Legislative Update: RESPECT Act Seeks to Undo Damage Caused by NLRB Decisions

When the National Labor Relations Board (NLRB) issued new guidelines in September of 2006, defining what constitutes a “supervisor” in the workplace, the three NLRB members appointed by President George W. Bush formed a majority that gave employers the weapon they needed to attack the eligibility of thousands of workers to belong to a union. Now, allies in the U.S. Congress of IBEW 1837 and other unions are fighting back with the RESPECT Act, hoping to restore the original intent of Congress that people with only minor supervisory duties should continue to have the right to join a union.

The NLRB issued their new guidelines in the Oakwood Healthcare case as a result of a United States Supreme Court decision on Kentucky River Community Care. That Supreme Court decision criticized the NLRB definition of “independent judgment” and led to this radical change in what constitutes any “supervisor,” not merely the charge nurses employed by those hospitals. Somebody who “supervises” for only 10 – 15 percent of the time could be denied their right to union representation.

Under the terms of the National Labor Relations Act, a supervisor does not have the protection to form, join, or assist a labor organization and can be legally fired for union activity. The new NLRB guidelines could have disastrous consequences for our members who often give instruction and/or direction to each other on the job.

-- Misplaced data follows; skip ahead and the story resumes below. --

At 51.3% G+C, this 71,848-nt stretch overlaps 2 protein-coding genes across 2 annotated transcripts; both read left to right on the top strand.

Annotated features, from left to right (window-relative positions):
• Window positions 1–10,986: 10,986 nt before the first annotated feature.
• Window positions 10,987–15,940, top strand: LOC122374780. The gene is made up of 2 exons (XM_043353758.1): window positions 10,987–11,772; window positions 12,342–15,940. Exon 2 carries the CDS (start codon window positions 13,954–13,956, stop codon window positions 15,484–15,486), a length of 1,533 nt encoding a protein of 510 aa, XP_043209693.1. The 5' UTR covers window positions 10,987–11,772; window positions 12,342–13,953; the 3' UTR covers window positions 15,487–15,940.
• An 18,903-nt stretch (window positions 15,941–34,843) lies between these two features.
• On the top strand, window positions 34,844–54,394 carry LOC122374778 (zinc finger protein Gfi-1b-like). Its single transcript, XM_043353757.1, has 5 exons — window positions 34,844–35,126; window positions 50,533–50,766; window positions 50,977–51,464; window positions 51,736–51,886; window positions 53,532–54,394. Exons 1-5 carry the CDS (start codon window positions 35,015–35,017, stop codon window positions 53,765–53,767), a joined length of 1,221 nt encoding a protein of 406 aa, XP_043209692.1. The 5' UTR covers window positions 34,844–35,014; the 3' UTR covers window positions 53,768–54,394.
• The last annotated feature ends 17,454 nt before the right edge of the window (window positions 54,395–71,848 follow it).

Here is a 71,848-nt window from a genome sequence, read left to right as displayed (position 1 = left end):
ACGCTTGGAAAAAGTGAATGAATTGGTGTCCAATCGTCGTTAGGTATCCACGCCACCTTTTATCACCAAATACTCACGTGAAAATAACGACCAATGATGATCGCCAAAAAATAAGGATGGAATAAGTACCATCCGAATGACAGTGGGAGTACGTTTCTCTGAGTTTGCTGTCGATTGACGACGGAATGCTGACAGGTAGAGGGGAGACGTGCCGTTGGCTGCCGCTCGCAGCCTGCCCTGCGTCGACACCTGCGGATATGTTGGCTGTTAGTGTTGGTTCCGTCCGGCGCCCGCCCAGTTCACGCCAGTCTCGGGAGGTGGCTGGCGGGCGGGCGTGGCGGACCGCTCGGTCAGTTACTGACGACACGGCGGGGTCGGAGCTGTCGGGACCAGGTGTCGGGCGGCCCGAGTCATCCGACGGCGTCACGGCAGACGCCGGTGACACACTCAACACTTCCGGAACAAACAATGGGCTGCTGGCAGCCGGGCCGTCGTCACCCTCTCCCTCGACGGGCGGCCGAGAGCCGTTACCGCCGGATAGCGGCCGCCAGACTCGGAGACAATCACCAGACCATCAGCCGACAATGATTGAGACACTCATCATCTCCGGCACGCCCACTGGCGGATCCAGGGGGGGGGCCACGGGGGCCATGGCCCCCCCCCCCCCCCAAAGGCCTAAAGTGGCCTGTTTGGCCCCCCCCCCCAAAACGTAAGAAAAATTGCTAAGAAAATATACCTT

Supporters of organized labor in the United States Congress have introduced the Re-Empowerment of Skilled and Professional Employees and Construction Tradesworkers Act or RESPECT Act (H.R. 1644 in the House of Representatives and S. 969 in the Senate). The legislation would make two minor modifications to the National Labor Relations Act.

The RESPECT Act would require that supervisors have substantial authority to affect employees’ terms and conditions of employment for a majority of their work time before they could be denied coverage under the National Labor Relations Act. In other words, people who are really supervisors would still be excluded from unions, consistent with the original intent of Congress. This would effectively undo the damage done by the NLRB’s Oakwood Healthcare/Kentucky River decisions.

We are pleased to report that Reps. Tom Allen and Mike Michaud of Maine have been joined by Reps. Paul Hodes and Carol Shea-Porter of New Hampshire as sponsors of the RESPECT Act in the U.S. House of Representatives. Unfortunately, Senators Susan Collins, Olympia Snowe, Judd Gregg, and John Sununu have failed to follow suit and sign on as sponsors in the United States Senate. The Senate requires 60 votes in order to limit debate to allow for a full up-or-down vote for legislation.

It is reasonable to expect that President Bush would likely veto this (or any) legislation that is helpful to unions and their members. We can only hope that the next occupant of 1600 Pennsylvania Avenue is less hostile to the goals of organized labor in this country.